Over at Matthew’s Random Ramblings, I had a tendency to post a poem each week (they can be seen here), something I took up again yesterday. I decided that over here at the pocket scroll, we could have a saint each week.
Part of the thrust of classic Christianity as described in the pages on the sidebar is to draw us back into the Great Tradition that has carried forth the Word of Life through the ages and to us. I want us to draw back to those who have gone before and tap into their devotional practices, their ways of reading Scripture, their teachings, their poems, their examples of life. Classic Christianity is more than just a bunch of books; it is men and women, flesh and blood, body and spirit. Lives have been lived in the service of Christ, deaths have been died in the same. By turning to this Great Cloud of Witnesses, to this Communion of Saints, we are tying ourselves into something much bigger than the concerns of today and this year.
Questions inevitably arise when a Prot does something of this sort, most notably: who counts as a saint? (Usually said meaning, “I’m a saint too, aren’t I?”) A saint is, literally/etymologically, a “holy one.” I take all Christians no longer with us as fair game as saints. Since I’m Anglican, any who appear outside of the Early or Mediaeval/Byzantine Church are probably going to be from that tradition, but I’m also unafraid of post-Reformation Catholic or Orthodox saints. I may post about St. Seraphim of Sarov and St. John of the Cross someday, their lives here on this blog alongside Richard Hooker and Thomas Cranmer.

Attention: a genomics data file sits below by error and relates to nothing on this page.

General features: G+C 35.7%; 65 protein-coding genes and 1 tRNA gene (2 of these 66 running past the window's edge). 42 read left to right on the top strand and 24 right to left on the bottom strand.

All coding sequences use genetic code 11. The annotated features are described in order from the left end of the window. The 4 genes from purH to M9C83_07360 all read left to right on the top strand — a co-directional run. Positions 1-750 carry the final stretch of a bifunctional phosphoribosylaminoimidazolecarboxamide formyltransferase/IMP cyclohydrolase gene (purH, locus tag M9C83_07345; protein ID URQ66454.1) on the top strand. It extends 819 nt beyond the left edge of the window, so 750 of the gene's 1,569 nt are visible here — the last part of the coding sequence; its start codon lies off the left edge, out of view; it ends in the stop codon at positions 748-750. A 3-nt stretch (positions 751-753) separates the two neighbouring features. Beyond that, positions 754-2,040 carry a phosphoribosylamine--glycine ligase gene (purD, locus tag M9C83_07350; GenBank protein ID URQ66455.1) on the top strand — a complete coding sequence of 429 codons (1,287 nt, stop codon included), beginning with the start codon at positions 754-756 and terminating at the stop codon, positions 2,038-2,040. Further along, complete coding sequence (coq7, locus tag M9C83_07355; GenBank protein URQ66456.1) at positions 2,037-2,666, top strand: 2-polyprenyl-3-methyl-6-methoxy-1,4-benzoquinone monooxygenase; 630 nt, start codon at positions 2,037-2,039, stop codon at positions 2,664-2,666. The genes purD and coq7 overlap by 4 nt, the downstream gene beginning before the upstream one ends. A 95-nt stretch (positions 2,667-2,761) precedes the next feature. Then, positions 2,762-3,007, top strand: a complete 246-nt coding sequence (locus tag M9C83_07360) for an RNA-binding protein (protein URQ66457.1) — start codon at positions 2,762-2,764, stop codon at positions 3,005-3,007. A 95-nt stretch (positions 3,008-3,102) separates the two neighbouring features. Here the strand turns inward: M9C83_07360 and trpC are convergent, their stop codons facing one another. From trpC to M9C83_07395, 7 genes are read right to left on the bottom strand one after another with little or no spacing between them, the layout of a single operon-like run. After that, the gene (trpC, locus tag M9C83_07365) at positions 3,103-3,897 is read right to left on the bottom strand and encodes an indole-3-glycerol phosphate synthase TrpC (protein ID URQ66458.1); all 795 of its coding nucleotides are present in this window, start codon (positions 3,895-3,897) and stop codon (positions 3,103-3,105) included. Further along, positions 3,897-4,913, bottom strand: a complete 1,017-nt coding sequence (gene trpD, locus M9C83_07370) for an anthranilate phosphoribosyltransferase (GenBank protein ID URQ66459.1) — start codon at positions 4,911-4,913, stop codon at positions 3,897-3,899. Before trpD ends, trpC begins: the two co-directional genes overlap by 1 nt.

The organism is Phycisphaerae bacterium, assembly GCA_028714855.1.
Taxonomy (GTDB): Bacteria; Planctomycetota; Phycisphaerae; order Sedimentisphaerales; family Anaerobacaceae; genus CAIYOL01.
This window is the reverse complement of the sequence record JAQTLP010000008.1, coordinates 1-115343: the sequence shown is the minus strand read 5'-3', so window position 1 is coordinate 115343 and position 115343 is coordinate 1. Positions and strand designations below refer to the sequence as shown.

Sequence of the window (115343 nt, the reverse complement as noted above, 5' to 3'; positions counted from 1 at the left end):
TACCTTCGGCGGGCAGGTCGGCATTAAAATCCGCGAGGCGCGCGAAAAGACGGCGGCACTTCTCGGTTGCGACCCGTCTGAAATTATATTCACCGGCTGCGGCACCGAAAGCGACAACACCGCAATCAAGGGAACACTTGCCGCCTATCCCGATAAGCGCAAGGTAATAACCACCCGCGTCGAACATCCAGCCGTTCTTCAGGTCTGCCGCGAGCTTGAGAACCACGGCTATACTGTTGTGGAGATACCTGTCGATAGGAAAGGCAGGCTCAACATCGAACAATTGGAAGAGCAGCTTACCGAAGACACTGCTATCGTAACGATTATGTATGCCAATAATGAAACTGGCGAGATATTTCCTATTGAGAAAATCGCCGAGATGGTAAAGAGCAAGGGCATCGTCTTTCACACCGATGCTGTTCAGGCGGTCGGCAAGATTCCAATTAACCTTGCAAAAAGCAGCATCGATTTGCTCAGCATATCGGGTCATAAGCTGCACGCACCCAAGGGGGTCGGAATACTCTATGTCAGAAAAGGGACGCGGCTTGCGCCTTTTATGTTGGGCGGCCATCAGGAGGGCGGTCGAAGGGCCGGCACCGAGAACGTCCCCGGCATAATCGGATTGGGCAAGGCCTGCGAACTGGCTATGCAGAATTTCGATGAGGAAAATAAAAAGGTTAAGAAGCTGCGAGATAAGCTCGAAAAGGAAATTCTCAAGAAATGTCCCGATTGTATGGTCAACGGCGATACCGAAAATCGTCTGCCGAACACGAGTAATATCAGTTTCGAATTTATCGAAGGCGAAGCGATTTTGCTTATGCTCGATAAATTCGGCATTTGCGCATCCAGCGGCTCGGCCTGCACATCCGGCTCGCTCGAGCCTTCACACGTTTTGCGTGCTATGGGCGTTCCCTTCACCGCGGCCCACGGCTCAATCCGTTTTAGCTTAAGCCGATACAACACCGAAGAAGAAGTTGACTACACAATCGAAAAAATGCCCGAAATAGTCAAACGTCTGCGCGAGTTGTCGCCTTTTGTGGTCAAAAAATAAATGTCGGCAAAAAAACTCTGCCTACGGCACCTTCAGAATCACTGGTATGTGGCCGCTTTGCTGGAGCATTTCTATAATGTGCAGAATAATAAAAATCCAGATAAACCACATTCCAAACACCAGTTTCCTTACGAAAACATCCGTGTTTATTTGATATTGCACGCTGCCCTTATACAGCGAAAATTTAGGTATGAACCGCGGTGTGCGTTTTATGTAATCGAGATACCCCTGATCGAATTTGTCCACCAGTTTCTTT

My hope is that we will be drawn nearer to God by their examples, that we will be inspired by the works He has wrought in those who have gone before us, that our faith in His ability to pierce the veil between Earth and Heaven will be bolstered.
I hope also to herein explore ways of honouring the saints suitable to a Protestant Anglican who believes that it was with good reason the Reformers gave us this Article of Religion:
XXII. Of Purgatory.
The Romish Doctrine concerning Purgatory, Pardons, Worshipping and Adoration, as well of Images as of Relics, and also Invocation of Saints, is a fond thing, vainly invented, and grounded upon no warranty of Scripture, but rather repugnant to the Word of God.
Nonetheless, if you are Roman Catholic or Eastern Orthodox and seek the intercession of the saints and venerate their icons and holy days, I hope that these musings here will be of some help and possibly draw us to seek out new and creative ways to engage with those who precede us.
I have written about one saint here already, St. Columba.
At Matthew’s Random Ramblings, I have already written about these saints: